Because I don’t use muzzles a whole lot, I have limited experience with brands that do and don’t work. I can tell you this: First, I want more air flow than a plastic muzzle with holes punched into it gives, so I’m looking for a muzzle that has a cage appearance Second, most dogs pull a muzzle off by hooking their claws into it or rubbing it against something so that it pulls down over their nose, as impossible as that may seem, and then dangles around their necks. This means that a muzzle with that between the eye strap is likely to work much better than one without. Now, hopefully your dog will be so comfy in her muzzle that she won’t need that strap. BUT, if the worst happens and your dog is suddenly doing the Mortal Kombat battle, you’re going to want to be sure the muzzle isn’t going to come off over her nose because of a flailing paw (or mailbag).
The one I use for Doc is this one:
Well, okay, not this EXACT one, but this brand: Bronzedog. I like the leather band across the nose, protecting their nose from the wire. I like the metal wiring, because if my dog needs to correct another dog (“Hey! That was too rough!”) and goes to nip, that metal is going to feel enough like a correction that the other dogs respond appropriately, so my dog isn’t and doesn’t feel defenseless. The between the eye strap stays in place and the adjustable jaw straps mean that I was able to let it out to accommodate Doc’s massive jaw muscles. I also pulled this image instead of a more average sized image because this brand actually makes muzzles that are breed-specific. So in this image the basket part is much longer than it would normally be because a greyhound’s muzzle is much longer than most dog’s. The one I got for Doc (who is a mix) was the pit bull version, because his head is noticeably that shape and size. Finally, I like the wiring because, even though it makes my dog look like Hannibal, it provides a TON of airflow. I’m more interested in my dog’s safety and comfort than how he looks. (Granted, if I’m walking Doc into a house where I need him muzzled — maybe they have cats — I warn people first that he looks like Hannibal, because I’m very conscious of that fact.)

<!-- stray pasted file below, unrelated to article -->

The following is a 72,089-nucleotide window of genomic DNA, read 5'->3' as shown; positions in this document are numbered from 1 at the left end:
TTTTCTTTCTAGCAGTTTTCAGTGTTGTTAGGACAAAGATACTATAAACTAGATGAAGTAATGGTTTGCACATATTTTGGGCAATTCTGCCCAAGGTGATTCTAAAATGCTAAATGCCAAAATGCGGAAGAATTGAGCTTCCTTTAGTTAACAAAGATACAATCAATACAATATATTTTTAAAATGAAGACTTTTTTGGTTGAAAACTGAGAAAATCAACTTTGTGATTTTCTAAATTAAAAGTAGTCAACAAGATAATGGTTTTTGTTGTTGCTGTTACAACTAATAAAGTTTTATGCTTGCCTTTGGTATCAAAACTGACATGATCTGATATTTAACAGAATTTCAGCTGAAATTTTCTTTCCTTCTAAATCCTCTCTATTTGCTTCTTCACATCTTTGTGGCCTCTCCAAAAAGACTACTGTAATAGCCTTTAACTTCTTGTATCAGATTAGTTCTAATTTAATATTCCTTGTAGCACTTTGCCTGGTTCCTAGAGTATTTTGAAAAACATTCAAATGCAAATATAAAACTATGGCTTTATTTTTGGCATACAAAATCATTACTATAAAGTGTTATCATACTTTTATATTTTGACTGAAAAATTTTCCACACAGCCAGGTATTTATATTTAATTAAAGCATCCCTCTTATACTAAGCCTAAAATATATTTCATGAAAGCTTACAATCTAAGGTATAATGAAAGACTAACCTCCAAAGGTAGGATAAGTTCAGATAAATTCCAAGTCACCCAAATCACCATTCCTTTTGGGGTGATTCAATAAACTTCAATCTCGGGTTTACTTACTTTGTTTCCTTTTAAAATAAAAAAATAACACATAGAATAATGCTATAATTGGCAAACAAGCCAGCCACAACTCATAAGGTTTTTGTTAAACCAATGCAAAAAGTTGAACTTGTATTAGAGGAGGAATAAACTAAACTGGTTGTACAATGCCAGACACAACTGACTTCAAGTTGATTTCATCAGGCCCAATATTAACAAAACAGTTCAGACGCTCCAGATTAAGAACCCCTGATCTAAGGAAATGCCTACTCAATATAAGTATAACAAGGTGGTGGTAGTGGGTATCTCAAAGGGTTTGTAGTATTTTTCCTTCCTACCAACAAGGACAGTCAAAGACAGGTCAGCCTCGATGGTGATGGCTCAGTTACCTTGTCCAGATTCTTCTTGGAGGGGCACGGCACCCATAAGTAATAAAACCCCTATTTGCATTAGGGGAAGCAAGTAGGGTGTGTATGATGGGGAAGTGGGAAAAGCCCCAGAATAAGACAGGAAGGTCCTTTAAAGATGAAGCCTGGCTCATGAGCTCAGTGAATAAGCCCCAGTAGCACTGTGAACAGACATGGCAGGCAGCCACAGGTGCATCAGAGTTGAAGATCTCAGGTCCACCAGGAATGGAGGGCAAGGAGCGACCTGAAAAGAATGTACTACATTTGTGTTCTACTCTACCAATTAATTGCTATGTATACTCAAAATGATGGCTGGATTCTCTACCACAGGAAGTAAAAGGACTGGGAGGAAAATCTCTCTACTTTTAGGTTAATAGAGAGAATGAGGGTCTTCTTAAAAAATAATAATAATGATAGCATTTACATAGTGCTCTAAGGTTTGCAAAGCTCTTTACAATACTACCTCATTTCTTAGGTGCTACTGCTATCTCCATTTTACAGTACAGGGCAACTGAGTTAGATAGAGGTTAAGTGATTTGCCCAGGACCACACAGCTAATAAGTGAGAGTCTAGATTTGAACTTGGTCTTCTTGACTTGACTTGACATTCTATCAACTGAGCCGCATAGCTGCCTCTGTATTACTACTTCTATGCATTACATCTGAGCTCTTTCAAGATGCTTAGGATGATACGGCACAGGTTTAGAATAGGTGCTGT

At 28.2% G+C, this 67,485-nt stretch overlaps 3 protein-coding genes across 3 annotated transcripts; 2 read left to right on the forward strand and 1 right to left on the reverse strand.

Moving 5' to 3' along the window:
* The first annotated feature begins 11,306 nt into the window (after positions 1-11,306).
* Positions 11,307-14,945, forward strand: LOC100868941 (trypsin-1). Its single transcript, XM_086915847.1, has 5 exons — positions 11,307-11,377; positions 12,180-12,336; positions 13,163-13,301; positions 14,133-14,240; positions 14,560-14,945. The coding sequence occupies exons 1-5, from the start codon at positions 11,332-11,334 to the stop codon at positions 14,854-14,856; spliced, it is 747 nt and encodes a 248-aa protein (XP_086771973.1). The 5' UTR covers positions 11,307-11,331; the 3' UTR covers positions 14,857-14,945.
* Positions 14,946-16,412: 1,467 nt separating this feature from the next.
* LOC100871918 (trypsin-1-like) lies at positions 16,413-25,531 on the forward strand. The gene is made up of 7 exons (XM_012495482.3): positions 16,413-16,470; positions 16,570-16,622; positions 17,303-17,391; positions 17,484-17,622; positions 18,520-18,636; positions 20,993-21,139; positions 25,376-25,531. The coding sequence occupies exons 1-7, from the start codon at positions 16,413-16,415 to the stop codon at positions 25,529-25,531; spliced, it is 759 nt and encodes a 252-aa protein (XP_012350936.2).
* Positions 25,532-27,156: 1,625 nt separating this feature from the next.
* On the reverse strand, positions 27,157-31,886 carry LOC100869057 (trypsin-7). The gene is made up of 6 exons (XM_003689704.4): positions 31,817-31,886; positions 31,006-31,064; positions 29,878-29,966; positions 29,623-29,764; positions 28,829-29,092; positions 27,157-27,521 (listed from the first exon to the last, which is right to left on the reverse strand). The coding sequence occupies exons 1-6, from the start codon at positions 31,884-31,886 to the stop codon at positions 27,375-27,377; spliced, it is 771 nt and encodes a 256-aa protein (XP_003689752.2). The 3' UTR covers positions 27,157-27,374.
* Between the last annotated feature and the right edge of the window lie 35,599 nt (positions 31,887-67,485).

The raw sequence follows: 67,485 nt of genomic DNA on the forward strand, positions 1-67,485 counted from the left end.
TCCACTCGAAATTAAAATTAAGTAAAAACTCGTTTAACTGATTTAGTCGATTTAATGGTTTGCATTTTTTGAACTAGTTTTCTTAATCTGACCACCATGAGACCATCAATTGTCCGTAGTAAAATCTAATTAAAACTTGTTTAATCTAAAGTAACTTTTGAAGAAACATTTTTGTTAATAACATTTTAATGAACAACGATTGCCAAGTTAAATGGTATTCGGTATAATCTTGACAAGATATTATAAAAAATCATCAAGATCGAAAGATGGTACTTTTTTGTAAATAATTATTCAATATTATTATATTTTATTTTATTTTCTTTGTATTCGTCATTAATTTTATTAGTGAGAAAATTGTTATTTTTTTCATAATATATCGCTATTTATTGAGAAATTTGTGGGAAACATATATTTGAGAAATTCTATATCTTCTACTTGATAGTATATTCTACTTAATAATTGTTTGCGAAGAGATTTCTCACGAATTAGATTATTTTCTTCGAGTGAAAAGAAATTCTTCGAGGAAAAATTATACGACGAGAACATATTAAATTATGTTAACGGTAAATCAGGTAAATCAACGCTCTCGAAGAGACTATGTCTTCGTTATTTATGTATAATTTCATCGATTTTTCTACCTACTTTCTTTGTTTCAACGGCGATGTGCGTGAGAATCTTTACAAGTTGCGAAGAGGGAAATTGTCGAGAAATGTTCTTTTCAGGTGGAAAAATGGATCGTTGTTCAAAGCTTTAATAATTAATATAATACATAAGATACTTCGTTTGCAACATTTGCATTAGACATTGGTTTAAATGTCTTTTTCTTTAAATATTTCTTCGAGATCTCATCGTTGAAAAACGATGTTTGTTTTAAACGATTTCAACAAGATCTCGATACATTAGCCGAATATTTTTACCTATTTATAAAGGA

I did have to poke a few more holes in the leather straps to make it fit right, but hey, it’s leather: you can do that.
(Note: I found this link and image by going to Amazon and searching for “wire basket muzzle.”)
Recently I worked with a client who had a common and similar type of basket muzzle made of rubber. There were two immediate problems, and one I held in reserve:
- The between the eye strap kept sliding down, and was useless.
- The rubber “bar” across the nose cut directly across her nostrils, annoying her because it inhibited air flow.
In reserve: the rubber was soft enough that if she’d had to correct another dog for being too pushy, she couldn’t. Her nip was inhibited — obviously — and the rubber simply gave. How much would this matter? I don’t know, but it was something I noted in the back of my mind.
The nice thing about it was that, while Doc can cause bruises with his wire muzzle when he gets excited and tries to lick your face, the rubber muzzle didn’t have that issue. Worthwhile, I think, if you bruise easily or have little kids, as long as you find one that fits better.
What am I really saying? Muzzles are hard to find in pet stores; like jeans, be prepared to try them on, and if you buy them online, be prepared to send it back until you find the right one.
Okay, so you have your muzzle and you’re prepared for muzzle training! I ought to make a video of this, but since I haven’t yet, here are some muzzle training steps.
1. Feed them.
Drop the muzzle in their bowl. Dump their food in the muzzle. Now, most of it is going to go out the sides, and any normal dog won’t dip their face into the muzzle to eat, but will nudge it out of the way. That’s fine, I don’t care. I’m just getting them used to the idea of having this thing near their face and nose, and I’m creating positive associations with it. “But I feed my dog raw and it gets goopy!” I hear you cry. Yeeeaaah. You’ll have to wash it afterward. No biggie. I frequently skip this step unless the dog (or human) is very muzzle-shy.
You can either cup your hand below the muzzle and drop treats in (they will fall through into your hand; the idea is to get your dog to put their face in to lick them up) or simply put canned food, peanut butter, kong paste, jelly, etc on the inside of the muzzle so they stick their face in to lick it up. Whatever you use, make sure it’s belly-friendly; your dog is about to get a lot of it.